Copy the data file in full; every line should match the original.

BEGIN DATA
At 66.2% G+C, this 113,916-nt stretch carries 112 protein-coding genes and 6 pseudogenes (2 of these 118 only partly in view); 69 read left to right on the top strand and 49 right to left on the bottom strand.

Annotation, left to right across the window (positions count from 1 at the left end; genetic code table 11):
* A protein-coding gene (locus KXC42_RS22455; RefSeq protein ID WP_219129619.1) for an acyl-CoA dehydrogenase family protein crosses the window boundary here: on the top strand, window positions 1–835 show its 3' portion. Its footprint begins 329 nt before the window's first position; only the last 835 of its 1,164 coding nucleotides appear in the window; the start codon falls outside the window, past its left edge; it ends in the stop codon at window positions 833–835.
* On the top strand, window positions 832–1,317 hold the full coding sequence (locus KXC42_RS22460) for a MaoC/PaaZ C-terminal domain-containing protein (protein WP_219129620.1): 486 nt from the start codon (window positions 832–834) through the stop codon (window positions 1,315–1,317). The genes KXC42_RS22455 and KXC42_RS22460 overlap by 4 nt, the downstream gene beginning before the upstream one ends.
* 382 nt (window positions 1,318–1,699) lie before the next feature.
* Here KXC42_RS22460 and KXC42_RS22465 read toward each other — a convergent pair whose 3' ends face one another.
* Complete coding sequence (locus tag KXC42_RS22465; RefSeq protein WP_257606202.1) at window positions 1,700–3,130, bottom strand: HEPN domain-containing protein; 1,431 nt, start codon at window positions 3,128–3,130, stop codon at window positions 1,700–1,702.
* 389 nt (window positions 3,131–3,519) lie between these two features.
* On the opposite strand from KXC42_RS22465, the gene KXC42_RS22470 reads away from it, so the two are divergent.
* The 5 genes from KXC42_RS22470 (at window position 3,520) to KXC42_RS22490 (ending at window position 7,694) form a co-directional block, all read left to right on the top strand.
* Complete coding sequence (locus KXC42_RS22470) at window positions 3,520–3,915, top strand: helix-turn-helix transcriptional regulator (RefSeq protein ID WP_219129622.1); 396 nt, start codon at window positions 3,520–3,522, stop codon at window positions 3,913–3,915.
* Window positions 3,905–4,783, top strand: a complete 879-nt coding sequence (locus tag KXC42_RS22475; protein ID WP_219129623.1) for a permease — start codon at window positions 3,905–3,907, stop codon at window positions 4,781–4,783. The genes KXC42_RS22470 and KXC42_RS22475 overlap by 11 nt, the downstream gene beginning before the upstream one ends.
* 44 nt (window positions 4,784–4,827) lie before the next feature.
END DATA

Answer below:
At 66.2% G+C, this 113,916-nt stretch carries 112 protein-coding genes and 6 pseudogenes (2 of these 118 only partly in view); 69 read left to right on the top strand and 49 right to left on the bottom strand.

Annotation, left to right across the window (positions count from 1 at the left end; genetic code table 11):
* A protein-coding gene (locus KXC42_RS22455; RefSeq protein ID WP_219129619.1) for an acyl-CoA dehydrogenase family protein crosses the window boundary here: on the top strand, window positions 1–835 show its 3' portion. Its footprint begins 329 nt before the window's first position; only the last 835 of its 1,164 coding nucleotides appear in the window; the start codon falls outside the window, past its left edge; it ends in the stop codon at window positions 833–835.
* On the top strand, window positions 832–1,317 hold the full coding sequence (locus KXC42_RS22460) for a MaoC/PaaZ C-terminal domain-containing protein (protein WP_219129620.1): 486 nt from the start codon (window positions 832–834) through the stop codon (window positions 1,315–1,317). The genes KXC42_RS22455 and KXC42_RS22460 overlap by 4 nt, the downstream gene beginning before the upstream one ends.
* 382 nt (window positions 1,318–1,699) lie before the next feature.
* Here KXC42_RS22460 and KXC42_RS22465 read toward each other — a convergent pair whose 3' ends face one another.
* Complete coding sequence (locus tag KXC42_RS22465; RefSeq protein WP_257606202.1) at window positions 1,700–3,130, bottom strand: HEPN domain-containing protein; 1,431 nt, start codon at window positions 3,128–3,130, stop codon at window positions 1,700–1,702.
* 389 nt (window positions 3,131–3,519) lie between these two features.
* On the opposite strand from KXC42_RS22465, the gene KXC42_RS22470 reads away from it, so the two are divergent.
* The 5 genes from KXC42_RS22470 (at window position 3,520) to KXC42_RS22490 (ending at window position 7,694) form a co-directional block, all read left to right on the top strand.
* Complete coding sequence (locus KXC42_RS22470) at window positions 3,520–3,915, top strand: helix-turn-helix transcriptional regulator (RefSeq protein ID WP_219129622.1); 396 nt, start codon at window positions 3,520–3,522, stop codon at window positions 3,913–3,915.
* Window positions 3,905–4,783, top strand: a complete 879-nt coding sequence (locus tag KXC42_RS22475; protein ID WP_219129623.1) for a permease — start codon at window positions 3,905–3,907, stop codon at window positions 4,781–4,783. The genes KXC42_RS22470 and KXC42_RS22475 overlap by 11 nt, the downstream gene beginning before the upstream one ends.
* 44 nt (window positions 4,784–4,827) lie before the next feature.